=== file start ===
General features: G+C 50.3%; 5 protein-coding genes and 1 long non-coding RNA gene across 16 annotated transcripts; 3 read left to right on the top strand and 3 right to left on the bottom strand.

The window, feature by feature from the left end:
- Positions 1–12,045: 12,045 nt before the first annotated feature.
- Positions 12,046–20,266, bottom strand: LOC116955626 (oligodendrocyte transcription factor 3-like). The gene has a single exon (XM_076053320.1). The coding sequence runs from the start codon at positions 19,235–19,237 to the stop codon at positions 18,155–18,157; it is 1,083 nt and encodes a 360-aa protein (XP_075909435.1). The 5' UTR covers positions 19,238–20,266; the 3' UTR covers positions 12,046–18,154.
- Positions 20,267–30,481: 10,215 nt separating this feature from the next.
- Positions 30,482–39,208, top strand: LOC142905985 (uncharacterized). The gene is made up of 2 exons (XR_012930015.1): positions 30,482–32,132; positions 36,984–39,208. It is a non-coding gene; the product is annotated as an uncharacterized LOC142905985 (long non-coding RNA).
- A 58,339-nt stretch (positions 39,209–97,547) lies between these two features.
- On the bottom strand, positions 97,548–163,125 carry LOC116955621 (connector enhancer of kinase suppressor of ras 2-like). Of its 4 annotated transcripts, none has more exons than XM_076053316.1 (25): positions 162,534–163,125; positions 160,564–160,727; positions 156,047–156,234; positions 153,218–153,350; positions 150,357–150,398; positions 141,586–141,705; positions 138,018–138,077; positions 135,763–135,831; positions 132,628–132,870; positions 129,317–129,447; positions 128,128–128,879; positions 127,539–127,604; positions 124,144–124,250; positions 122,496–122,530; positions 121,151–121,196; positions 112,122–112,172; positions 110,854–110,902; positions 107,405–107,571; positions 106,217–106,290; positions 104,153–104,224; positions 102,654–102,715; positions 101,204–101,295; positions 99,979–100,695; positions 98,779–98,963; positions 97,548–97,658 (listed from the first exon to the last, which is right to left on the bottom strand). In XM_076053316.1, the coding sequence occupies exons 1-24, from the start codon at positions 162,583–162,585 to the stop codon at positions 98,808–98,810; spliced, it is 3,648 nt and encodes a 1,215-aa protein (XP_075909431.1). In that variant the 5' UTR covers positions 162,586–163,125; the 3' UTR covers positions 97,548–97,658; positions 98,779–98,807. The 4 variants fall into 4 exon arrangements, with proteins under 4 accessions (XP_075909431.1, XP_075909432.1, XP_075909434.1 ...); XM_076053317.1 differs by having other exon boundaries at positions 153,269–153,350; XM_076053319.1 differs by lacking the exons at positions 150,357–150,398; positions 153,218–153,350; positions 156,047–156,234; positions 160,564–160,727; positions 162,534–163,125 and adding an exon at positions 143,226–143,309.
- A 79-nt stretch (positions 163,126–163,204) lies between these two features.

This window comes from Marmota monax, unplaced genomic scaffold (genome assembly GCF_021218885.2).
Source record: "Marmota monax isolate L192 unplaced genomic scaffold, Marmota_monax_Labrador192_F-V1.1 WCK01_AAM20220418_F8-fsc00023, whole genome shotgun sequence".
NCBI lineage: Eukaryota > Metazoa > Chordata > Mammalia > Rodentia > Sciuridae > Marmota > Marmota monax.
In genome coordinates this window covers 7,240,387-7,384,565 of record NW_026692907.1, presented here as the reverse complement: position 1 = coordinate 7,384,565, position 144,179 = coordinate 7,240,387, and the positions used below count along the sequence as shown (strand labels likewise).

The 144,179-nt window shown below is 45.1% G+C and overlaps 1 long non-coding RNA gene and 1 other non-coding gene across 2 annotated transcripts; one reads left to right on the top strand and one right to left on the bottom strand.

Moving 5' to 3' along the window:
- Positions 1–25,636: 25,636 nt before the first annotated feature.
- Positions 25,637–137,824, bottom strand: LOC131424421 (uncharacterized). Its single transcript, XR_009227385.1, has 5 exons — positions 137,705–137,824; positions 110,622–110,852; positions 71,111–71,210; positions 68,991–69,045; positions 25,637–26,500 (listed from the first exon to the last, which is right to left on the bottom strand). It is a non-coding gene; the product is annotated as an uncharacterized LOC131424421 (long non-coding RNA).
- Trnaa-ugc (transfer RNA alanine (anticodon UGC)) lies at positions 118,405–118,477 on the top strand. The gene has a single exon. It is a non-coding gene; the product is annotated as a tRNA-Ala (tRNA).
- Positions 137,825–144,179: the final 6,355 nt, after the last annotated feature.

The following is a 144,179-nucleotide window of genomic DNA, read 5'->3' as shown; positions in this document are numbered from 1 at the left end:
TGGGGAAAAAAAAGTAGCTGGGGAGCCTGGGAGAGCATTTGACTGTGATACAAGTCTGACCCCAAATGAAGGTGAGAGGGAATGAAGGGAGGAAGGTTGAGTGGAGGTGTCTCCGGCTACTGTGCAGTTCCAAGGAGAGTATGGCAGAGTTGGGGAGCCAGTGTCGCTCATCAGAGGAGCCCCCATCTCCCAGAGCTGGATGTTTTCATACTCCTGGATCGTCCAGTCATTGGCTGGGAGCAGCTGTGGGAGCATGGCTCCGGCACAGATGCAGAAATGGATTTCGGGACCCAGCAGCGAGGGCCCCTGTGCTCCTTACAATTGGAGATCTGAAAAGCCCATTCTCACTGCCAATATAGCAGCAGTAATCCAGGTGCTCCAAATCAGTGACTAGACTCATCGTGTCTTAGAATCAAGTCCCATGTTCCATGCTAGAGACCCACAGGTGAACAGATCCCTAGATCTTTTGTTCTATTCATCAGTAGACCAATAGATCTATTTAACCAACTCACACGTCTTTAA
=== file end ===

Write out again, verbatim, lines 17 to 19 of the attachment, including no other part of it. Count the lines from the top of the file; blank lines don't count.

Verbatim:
- Positions 25,637–137,824, bottom strand: LOC131424421 (uncharacterized). Its single transcript, XR_009227385.1, has 5 exons — positions 137,705–137,824; positions 110,622–110,852; positions 71,111–71,210; positions 68,991–69,045; positions 25,637–26,500 (listed from the first exon to the last, which is right to left on the bottom strand). It is a non-coding gene; the product is annotated as an uncharacterized LOC131424421 (long non-coding RNA).
- Trnaa-ugc (transfer RNA alanine (anticodon UGC)) lies at positions 118,405–118,477 on the top strand. The gene has a single exon. It is a non-coding gene; the product is annotated as a tRNA-Ala (tRNA).
- Positions 137,825–144,179: the final 6,355 nt, after the last annotated feature.